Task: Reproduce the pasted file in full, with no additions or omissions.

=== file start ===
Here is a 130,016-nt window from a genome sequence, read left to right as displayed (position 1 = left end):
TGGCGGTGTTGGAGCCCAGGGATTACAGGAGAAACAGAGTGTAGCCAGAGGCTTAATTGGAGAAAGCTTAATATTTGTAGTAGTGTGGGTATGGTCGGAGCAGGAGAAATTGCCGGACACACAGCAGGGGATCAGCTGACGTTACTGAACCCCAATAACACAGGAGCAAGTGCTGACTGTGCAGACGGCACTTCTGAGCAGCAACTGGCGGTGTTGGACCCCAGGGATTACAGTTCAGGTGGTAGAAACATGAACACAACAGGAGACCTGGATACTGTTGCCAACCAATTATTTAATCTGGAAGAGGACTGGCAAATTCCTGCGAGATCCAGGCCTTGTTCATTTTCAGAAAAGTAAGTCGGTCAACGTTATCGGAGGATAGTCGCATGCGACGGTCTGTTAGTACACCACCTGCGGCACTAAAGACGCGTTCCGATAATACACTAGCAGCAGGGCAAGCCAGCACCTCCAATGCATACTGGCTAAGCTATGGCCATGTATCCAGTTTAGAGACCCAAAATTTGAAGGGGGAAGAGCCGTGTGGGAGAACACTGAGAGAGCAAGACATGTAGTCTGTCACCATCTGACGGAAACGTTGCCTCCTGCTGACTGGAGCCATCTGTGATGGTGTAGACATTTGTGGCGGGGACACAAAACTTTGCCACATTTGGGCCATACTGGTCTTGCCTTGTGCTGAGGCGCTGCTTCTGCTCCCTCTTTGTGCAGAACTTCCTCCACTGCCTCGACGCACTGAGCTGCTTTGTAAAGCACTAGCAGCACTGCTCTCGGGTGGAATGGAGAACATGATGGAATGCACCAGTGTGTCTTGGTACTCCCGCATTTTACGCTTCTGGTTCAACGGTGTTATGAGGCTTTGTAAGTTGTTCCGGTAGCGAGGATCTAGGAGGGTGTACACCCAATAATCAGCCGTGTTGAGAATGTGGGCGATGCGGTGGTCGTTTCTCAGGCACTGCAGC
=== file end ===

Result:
Here is a 130,016-nt window from a genome sequence, read left to right as displayed (position 1 = left end):
TGGCGGTGTTGGAGCCCAGGGATTACAGGAGAAACAGAGTGTAGCCAGAGGCTTAATTGGAGAAAGCTTAATATTTGTAGTAGTGTGGGTATGGTCGGAGCAGGAGAAATTGCCGGACACACAGCAGGGGATCAGCTGACGTTACTGAACCCCAATAACACAGGAGCAAGTGCTGACTGTGCAGACGGCACTTCTGAGCAGCAACTGGCGGTGTTGGACCCCAGGGATTACAGTTCAGGTGGTAGAAACATGAACACAACAGGAGACCTGGATACTGTTGCCAACCAATTATTTAATCTGGAAGAGGACTGGCAAATTCCTGCGAGATCCAGGCCTTGTTCATTTTCAGAAAAGTAAGTCGGTCAACGTTATCGGAGGATAGTCGCATGCGACGGTCTGTTAGTACACCACCTGCGGCACTAAAGACGCGTTCCGATAATACACTAGCAGCAGGGCAAGCCAGCACCTCCAATGCATACTGGCTAAGCTATGGCCATGTATCCAGTTTAGAGACCCAAAATTTGAAGGGGGAAGAGCCGTGTGGGAGAACACTGAGAGAGCAAGACATGTAGTCTGTCACCATCTGACGGAAACGTTGCCTCCTGCTGACTGGAGCCATCTGTGATGGTGTAGACATTTGTGGCGGGGACACAAAACTTTGCCACATTTGGGCCATACTGGTCTTGCCTTGTGCTGAGGCGCTGCTTCTGCTCCCTCTTTGTGCAGAACTTCCTCCACTGCCTCGACGCACTGAGCTGCTTTGTAAAGCACTAGCAGCACTGCTCTCGGGTGGAATGGAGAACATGATGGAATGCACCAGTGTGTCTTGGTACTCCCGCATTTTACGCTTCTGGTTCAACGGTGTTATGAGGCTTTGTAAGTTGTTCCGGTAGCGAGGATCTAGGAGGGTGTACACCCAATAATCAGCCGTGTTGAGAATGTGGGCGATGCGGTGGTCGTTTCTCAGGCACTGCAGC